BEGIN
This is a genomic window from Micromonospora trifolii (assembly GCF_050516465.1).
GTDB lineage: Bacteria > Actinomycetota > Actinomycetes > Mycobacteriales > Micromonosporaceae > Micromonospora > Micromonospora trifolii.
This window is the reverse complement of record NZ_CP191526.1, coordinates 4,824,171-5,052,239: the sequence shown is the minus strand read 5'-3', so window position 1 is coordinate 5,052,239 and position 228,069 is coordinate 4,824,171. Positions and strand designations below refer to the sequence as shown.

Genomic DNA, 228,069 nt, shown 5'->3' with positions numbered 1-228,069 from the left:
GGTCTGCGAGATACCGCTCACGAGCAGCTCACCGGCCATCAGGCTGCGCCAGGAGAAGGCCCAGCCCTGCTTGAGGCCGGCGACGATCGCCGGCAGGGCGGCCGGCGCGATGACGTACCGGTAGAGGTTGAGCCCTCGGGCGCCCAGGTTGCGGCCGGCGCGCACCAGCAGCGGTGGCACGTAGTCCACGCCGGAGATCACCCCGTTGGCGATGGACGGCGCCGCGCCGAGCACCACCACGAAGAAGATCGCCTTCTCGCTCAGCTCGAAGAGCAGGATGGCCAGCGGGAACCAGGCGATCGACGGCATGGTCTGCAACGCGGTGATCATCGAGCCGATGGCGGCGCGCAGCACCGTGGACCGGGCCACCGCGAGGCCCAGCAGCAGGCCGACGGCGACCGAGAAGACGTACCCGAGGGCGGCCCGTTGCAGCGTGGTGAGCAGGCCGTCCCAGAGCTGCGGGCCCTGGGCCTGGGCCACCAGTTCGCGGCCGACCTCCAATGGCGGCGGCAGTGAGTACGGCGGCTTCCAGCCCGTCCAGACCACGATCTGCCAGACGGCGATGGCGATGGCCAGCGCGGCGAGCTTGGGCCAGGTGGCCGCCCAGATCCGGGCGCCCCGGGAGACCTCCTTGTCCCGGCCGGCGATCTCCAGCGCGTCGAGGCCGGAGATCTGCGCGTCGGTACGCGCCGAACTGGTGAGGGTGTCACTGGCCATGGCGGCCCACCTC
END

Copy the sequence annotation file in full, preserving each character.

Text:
This is a genomic window from Micromonospora trifolii (assembly GCF_050516465.1).
GTDB lineage: Bacteria > Actinomycetota > Actinomycetes > Mycobacteriales > Micromonosporaceae > Micromonospora > Micromonospora trifolii.
This window is the reverse complement of record NZ_CP191526.1, coordinates 4,824,171-5,052,239: the sequence shown is the minus strand read 5'-3', so window position 1 is coordinate 5,052,239 and position 228,069 is coordinate 4,824,171. Positions and strand designations below refer to the sequence as shown.

Genomic DNA, 228,069 nt, shown 5'->3' with positions numbered 1-228,069 from the left:
GGTCTGCGAGATACCGCTCACGAGCAGCTCACCGGCCATCAGGCTGCGCCAGGAGAAGGCCCAGCCCTGCTTGAGGCCGGCGACGATCGCCGGCAGGGCGGCCGGCGCGATGACGTACCGGTAGAGGTTGAGCCCTCGGGCGCCCAGGTTGCGGCCGGCGCGCACCAGCAGCGGTGGCACGTAGTCCACGCCGGAGATCACCCCGTTGGCGATGGACGGCGCCGCGCCGAGCACCACCACGAAGAAGATCGCCTTCTCGCTCAGCTCGAAGAGCAGGATGGCCAGCGGGAACCAGGCGATCGACGGCATGGTCTGCAACGCGGTGATCATCGAGCCGATGGCGGCGCGCAGCACCGTGGACCGGGCCACCGCGAGGCCCAGCAGCAGGCCGACGGCGACCGAGAAGACGTACCCGAGGGCGGCCCGTTGCAGCGTGGTGAGCAGGCCGTCCCAGAGCTGCGGGCCCTGGGCCTGGGCCACCAGTTCGCGGCCGACCTCCAATGGCGGCGGCAGTGAGTACGGCGGCTTCCAGCCCGTCCAGACCACGATCTGCCAGACGGCGATGGCGATGGCCAGCGCGGCGAGCTTGGGCCAGGTGGCCGCCCAGATCCGGGCGCCCCGGGAGACCTCCTTGTCCCGGCCGGCGATCTCCAGCGCGTCGAGGCCGGAGATCTGCGCGTCGGTACGCGCCGAACTGGTGAGGGTGTCACTGGCCATGGCGGCCCACCTC